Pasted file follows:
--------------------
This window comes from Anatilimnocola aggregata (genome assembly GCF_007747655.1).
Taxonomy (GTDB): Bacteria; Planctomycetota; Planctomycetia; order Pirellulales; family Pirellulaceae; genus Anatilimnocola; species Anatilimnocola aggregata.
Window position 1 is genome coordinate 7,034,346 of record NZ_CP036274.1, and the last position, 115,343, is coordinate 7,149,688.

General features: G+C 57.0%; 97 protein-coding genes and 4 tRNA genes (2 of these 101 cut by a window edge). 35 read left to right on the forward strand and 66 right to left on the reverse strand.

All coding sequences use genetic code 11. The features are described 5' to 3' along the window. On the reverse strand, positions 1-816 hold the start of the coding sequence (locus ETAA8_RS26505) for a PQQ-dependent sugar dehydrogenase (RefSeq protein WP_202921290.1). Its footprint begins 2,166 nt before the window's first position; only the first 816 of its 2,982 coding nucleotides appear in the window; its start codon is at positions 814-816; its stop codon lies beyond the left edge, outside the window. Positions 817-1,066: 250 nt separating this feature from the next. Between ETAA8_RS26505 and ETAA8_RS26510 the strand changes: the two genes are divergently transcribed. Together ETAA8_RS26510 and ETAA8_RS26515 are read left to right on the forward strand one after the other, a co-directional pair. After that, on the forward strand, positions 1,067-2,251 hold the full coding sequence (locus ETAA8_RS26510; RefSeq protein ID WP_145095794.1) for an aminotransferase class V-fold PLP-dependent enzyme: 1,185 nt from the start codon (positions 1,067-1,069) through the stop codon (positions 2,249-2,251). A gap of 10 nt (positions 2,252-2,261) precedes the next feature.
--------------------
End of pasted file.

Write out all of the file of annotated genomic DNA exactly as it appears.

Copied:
This window comes from Anatilimnocola aggregata (genome assembly GCF_007747655.1).
Taxonomy (GTDB): Bacteria; Planctomycetota; Planctomycetia; order Pirellulales; family Pirellulaceae; genus Anatilimnocola; species Anatilimnocola aggregata.
Window position 1 is genome coordinate 7,034,346 of record NZ_CP036274.1, and the last position, 115,343, is coordinate 7,149,688.

General features: G+C 57.0%; 97 protein-coding genes and 4 tRNA genes (2 of these 101 cut by a window edge). 35 read left to right on the forward strand and 66 right to left on the reverse strand.

All coding sequences use genetic code 11. The features are described 5' to 3' along the window. On the reverse strand, positions 1-816 hold the start of the coding sequence (locus ETAA8_RS26505) for a PQQ-dependent sugar dehydrogenase (RefSeq protein WP_202921290.1). Its footprint begins 2,166 nt before the window's first position; only the first 816 of its 2,982 coding nucleotides appear in the window; its start codon is at positions 814-816; its stop codon lies beyond the left edge, outside the window. Positions 817-1,066: 250 nt separating this feature from the next. Between ETAA8_RS26505 and ETAA8_RS26510 the strand changes: the two genes are divergently transcribed. Together ETAA8_RS26510 and ETAA8_RS26515 are read left to right on the forward strand one after the other, a co-directional pair. After that, on the forward strand, positions 1,067-2,251 hold the full coding sequence (locus ETAA8_RS26510; RefSeq protein ID WP_145095794.1) for an aminotransferase class V-fold PLP-dependent enzyme: 1,185 nt from the start codon (positions 1,067-1,069) through the stop codon (positions 2,249-2,251). A gap of 10 nt (positions 2,252-2,261) precedes the next feature.